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Glendale city treasurer candidate may lose even with a win

April 02, 2012|By Brittany Levine, brittany.levine@latimes.com

Come next election, Glendale voters will be choosing a new city treasurer. But they may also have to decide whether they want to keep voting for that position or turn it into an appointment made by the city manager.

In recent years, Glendale has had a tough time attracting candidates to run for the position. Now that there’s a possibility people may run for a position that ceases to exist, some community leaders are wondering, “Who’s going to run?”

“If it’s been difficult to attract qualified candidates before, I’m not sure how this helps,” said City Treasurer Ron Borucki, who is in favor of an appointed treasurer.

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The Glendale City Council voted 3-2 this week to get the ball rolling on a ballot measure that would ask voters if they’d prefer an appointed treasurer to an elected one, with Councilmen Ara Najarian and Rafi Manoukian dissenting.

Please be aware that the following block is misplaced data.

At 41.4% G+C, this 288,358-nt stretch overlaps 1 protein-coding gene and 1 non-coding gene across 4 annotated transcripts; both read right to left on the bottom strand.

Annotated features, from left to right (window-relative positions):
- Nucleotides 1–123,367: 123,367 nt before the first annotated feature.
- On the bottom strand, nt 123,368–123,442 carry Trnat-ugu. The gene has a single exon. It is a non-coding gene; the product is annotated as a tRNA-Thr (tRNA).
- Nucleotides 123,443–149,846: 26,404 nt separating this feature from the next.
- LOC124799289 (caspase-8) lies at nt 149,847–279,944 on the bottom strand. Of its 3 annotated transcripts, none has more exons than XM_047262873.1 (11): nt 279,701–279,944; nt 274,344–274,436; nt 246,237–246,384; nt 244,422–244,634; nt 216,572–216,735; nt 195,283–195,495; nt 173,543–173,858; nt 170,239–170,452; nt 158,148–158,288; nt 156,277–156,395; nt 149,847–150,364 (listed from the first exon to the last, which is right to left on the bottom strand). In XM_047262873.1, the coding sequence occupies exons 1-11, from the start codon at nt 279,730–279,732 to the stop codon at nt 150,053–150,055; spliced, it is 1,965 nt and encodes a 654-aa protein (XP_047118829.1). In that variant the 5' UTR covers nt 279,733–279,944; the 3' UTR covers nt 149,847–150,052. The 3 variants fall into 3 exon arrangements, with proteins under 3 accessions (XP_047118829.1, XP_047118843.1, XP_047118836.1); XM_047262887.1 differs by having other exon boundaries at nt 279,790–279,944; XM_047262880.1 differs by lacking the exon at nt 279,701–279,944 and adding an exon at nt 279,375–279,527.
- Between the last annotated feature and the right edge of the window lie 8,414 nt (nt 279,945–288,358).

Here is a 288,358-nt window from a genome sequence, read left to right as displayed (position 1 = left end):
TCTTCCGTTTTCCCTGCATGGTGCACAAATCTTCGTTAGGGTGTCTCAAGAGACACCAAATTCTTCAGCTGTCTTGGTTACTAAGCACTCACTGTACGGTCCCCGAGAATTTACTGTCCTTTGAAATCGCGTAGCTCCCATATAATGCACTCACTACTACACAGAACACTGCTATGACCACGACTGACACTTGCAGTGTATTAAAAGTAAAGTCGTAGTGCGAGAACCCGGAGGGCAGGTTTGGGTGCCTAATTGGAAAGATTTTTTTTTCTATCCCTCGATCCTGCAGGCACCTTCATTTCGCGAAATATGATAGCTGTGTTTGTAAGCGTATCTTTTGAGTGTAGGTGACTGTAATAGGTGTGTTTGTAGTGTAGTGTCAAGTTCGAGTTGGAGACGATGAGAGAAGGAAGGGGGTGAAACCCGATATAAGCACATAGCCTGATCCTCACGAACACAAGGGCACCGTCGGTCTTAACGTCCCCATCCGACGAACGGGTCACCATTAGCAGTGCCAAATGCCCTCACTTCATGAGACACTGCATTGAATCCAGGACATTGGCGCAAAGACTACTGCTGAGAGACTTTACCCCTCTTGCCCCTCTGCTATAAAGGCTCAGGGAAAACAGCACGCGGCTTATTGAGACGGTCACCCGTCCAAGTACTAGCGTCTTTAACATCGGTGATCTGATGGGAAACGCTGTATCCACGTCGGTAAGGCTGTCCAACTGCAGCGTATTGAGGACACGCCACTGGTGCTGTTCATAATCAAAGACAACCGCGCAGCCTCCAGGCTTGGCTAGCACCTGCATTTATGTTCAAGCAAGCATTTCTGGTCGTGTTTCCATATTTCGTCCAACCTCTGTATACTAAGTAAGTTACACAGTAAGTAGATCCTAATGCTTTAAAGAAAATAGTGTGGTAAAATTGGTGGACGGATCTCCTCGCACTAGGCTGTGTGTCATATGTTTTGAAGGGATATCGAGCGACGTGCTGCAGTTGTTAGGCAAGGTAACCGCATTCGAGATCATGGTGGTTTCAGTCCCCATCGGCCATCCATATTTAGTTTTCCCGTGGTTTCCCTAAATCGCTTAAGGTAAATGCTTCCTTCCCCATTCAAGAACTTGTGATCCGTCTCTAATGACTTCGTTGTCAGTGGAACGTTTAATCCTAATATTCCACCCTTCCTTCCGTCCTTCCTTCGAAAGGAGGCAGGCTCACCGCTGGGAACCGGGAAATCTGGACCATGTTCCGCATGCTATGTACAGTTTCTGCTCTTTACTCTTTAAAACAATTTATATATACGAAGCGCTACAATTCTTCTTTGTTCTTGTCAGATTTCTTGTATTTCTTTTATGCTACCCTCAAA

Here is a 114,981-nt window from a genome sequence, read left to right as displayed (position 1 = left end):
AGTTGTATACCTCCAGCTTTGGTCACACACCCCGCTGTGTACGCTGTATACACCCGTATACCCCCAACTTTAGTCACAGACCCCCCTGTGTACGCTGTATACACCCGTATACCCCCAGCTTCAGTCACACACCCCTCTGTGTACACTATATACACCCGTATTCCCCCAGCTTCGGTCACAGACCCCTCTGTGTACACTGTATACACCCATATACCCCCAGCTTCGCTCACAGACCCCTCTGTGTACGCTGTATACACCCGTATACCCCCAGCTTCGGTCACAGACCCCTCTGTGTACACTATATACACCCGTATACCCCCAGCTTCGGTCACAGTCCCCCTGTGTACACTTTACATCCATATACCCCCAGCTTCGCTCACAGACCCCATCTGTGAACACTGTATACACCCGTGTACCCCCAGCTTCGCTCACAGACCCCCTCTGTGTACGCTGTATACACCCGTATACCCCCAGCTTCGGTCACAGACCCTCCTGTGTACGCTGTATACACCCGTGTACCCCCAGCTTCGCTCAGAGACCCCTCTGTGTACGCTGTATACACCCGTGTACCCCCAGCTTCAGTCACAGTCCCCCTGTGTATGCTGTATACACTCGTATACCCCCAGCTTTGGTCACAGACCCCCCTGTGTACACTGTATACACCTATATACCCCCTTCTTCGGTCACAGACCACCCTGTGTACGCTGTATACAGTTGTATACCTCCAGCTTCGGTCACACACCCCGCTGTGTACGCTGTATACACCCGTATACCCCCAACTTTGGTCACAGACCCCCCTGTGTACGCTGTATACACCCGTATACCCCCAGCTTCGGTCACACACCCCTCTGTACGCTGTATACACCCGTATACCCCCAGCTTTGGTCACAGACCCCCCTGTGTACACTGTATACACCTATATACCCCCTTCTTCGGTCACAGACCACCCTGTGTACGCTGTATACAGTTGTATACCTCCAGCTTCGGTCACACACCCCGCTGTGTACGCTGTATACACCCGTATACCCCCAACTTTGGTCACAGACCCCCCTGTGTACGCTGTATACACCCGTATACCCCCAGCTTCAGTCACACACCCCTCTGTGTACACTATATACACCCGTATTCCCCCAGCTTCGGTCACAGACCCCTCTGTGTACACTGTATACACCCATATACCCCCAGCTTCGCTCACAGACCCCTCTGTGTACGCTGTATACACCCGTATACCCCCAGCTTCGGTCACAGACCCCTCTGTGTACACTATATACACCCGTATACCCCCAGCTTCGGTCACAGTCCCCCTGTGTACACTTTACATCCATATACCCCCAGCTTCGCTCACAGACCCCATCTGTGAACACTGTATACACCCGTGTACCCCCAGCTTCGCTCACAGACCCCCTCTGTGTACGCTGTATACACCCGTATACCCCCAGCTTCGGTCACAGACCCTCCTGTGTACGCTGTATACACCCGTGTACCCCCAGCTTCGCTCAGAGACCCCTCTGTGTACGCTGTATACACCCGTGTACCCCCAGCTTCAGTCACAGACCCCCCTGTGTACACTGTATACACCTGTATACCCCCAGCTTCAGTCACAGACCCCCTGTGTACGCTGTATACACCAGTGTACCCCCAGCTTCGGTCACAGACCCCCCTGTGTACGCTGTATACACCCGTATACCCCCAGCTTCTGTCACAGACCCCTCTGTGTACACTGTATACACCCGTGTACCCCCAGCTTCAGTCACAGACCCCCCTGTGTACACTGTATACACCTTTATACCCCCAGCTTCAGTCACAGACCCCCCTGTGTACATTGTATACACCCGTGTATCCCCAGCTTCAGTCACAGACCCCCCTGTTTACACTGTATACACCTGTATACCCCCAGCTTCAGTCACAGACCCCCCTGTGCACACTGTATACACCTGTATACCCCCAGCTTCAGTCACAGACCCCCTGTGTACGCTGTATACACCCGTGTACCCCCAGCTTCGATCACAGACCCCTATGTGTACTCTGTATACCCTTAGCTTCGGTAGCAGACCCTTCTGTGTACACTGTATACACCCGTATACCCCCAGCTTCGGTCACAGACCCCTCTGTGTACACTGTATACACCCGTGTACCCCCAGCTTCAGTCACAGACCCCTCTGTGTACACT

Proponents of the measure say all elections are risky.

“Cut the umbilical cord. It’s an election, win or lose,” said Councilman Dave Weaver, who spearheaded putting the measure on the April 2013 ballot.

The council must still vote on a final resolution, which will be written between now and the end of the year, said City Atty. Mike Garcia. Putting the measure on the ballot could cost between $26,000 and $47,000, according to a city report.

Of the 482 cities in the state, 143, including neighboring Burbank, elect their treasurers.

Council members who want the city manager to appoint a treasurer, much like other department heads, said the job takes banking and investing expertise. They don’t want someone who may be good at getting elected, but fails at investing, to be responsible for the city’s $400-million investment portfolio.

But opponents say that’s not giving voters enough credit.

“I believe that the voters know what they’re doing,” said Manoukian, who has run unsuccessfully for treasurer.

A group of community leaders selected to make recommendations about changes to the city charter about 10 years ago decided against an appointed treasurer in favor of keeping the power in the hands of the electorate. Since voters elected qualified candidates in the past, the commission didn’t see a need for change.

“The thought was, ‘If something isn’t broken, why fix it?’” said Eileen Givens, a commissioner and former council member.

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